Fed signals interest rate hike firmly on the table for June
By Jason Lange and Lindsay Dunsmuir
WASHINGTON (Reuters) - Federal Reserve officials felt the U.S. economy could be ready for another interest rate increase in June, according to the minutes from the central bank's April policy meeting released on Wednesday.
Most participants in the policy-setting committee's April 26-27 meeting said they wanted to see signs that economic growth was picking up in the second quarter and that employment and inflation were firming, the minutes showed.
"Then it likely would be appropriate for the committee to increase the target range for the federal funds rate in June," according to the minutes.
The suggestion that a rate increase in June is firmly on the table suggests the Fed is closer to tightening monetary policy again than Wall Street had expected. The Fed lifted rates in December for the first time in nearly a decade.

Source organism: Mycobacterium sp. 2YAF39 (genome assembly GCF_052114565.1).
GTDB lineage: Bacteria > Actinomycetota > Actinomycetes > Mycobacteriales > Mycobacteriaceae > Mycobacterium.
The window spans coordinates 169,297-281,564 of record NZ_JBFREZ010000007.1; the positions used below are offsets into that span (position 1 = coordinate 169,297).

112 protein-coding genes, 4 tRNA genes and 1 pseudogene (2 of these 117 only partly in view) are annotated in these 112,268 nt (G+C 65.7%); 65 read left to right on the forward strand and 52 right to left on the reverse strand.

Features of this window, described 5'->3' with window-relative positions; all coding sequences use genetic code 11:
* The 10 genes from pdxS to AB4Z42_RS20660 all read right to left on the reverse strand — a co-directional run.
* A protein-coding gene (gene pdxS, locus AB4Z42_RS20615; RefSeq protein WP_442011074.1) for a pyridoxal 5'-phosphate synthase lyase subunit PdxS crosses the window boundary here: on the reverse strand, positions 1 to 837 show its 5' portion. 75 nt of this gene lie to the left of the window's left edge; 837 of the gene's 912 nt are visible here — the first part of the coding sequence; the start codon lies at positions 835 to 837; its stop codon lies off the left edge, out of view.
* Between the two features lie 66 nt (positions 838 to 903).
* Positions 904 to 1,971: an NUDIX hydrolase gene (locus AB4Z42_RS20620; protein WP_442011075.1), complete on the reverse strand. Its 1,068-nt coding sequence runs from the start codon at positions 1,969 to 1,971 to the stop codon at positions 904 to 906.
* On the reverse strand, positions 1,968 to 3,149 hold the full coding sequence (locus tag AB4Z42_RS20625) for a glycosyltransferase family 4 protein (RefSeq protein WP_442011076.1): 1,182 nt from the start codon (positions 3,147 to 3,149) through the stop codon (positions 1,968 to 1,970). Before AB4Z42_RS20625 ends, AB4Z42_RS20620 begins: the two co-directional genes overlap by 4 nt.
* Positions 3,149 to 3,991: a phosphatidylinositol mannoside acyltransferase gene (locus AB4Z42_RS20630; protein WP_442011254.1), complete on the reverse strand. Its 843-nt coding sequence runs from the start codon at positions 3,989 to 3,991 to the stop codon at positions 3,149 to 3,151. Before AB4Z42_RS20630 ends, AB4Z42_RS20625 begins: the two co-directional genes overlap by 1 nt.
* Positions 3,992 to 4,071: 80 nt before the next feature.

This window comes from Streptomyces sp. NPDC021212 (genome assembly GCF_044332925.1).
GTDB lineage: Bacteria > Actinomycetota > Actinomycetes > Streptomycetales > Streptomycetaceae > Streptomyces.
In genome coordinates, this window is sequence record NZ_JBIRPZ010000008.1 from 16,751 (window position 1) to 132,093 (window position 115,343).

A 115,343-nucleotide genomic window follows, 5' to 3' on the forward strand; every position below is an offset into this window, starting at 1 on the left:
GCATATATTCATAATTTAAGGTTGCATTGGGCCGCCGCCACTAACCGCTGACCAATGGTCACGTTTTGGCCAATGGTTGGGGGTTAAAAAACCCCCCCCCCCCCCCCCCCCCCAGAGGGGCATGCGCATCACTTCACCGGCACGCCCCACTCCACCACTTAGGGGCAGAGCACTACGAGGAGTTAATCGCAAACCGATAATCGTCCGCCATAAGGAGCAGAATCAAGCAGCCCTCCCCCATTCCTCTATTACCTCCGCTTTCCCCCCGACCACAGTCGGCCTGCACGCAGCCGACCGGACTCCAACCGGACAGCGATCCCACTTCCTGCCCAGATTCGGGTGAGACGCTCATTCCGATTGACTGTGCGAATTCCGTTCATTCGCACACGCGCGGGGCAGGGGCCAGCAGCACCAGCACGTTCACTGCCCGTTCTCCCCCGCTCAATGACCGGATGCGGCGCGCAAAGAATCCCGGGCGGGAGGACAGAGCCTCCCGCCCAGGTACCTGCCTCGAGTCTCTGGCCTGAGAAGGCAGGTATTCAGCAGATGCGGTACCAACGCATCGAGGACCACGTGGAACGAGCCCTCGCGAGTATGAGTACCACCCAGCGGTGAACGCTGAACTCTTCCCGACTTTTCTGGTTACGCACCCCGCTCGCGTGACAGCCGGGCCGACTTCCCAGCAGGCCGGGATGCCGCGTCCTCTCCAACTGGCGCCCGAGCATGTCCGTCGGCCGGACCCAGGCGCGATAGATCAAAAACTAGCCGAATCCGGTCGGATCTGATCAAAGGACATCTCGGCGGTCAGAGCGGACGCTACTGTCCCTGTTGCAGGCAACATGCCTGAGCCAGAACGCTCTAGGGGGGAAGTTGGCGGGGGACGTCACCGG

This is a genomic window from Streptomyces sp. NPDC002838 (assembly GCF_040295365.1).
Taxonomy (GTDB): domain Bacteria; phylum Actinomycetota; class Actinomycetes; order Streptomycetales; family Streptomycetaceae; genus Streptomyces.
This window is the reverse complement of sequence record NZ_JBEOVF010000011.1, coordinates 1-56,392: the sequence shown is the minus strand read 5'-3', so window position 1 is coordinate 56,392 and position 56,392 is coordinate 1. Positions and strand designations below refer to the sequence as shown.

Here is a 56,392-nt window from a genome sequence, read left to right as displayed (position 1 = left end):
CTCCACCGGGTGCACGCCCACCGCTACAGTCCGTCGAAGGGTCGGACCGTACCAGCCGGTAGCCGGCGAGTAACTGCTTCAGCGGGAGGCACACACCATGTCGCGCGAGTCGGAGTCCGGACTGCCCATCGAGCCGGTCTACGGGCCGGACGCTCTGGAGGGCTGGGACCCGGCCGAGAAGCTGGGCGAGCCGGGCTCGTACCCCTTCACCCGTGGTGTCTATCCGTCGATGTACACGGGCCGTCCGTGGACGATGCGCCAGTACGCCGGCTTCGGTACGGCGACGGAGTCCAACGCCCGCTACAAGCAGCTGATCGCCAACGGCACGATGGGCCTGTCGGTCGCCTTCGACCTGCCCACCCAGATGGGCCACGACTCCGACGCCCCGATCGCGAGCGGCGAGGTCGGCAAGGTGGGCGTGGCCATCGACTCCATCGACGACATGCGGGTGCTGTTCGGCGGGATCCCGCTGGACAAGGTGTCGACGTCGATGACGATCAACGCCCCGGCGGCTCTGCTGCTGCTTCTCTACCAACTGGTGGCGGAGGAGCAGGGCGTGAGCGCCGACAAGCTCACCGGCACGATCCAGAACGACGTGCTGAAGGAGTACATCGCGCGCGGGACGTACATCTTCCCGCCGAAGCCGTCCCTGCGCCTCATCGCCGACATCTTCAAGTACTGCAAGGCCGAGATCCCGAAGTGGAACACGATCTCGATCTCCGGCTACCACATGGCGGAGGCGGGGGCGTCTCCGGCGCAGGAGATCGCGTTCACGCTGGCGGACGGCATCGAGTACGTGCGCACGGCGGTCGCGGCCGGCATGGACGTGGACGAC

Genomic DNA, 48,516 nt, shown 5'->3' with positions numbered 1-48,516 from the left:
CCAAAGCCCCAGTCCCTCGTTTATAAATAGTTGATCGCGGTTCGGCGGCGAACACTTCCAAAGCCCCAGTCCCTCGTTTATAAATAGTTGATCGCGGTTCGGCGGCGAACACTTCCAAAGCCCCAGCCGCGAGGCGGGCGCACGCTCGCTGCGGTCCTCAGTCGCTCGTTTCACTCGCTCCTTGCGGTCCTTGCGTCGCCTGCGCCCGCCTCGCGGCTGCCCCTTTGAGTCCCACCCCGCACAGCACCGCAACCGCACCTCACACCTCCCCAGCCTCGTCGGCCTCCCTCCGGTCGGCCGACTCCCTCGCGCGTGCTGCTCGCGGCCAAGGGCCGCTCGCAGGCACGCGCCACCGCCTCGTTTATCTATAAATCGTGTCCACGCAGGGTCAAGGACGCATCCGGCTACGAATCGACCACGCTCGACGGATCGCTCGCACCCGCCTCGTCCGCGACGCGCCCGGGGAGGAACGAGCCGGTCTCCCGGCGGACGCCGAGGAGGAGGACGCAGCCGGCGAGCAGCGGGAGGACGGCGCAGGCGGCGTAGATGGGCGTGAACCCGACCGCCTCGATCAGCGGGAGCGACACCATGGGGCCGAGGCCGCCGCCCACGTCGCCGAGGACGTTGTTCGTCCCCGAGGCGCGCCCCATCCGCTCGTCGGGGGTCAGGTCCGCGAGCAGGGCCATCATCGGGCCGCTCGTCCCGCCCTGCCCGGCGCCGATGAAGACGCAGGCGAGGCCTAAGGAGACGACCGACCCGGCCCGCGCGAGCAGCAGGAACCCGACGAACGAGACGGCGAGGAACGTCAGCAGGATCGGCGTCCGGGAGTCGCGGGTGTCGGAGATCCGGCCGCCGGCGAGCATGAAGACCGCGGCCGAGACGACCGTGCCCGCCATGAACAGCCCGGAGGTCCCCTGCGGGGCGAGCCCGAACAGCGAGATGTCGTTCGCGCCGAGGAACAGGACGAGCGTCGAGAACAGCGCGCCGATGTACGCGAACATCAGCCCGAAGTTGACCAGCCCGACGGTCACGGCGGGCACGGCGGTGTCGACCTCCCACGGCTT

Prices for futures contracts on the Fed's benchmark overnight lending rate implied that investors saw a 34 percent chance of a rate increase next month, up from 19 percent shortly before the release of the minutes, according to CME Group.
U.S. stocks fell and the dollar .DXY extended gains against a basket of currencies after the minutes were released. Treasury yields rose, with the yield on 30-year U.S. government debt rising to a two-week high.
"They are ready to pull the trigger on a rate increase in June," said Jack Ablin, chief investment officer at BMO Private Bank in Chicago.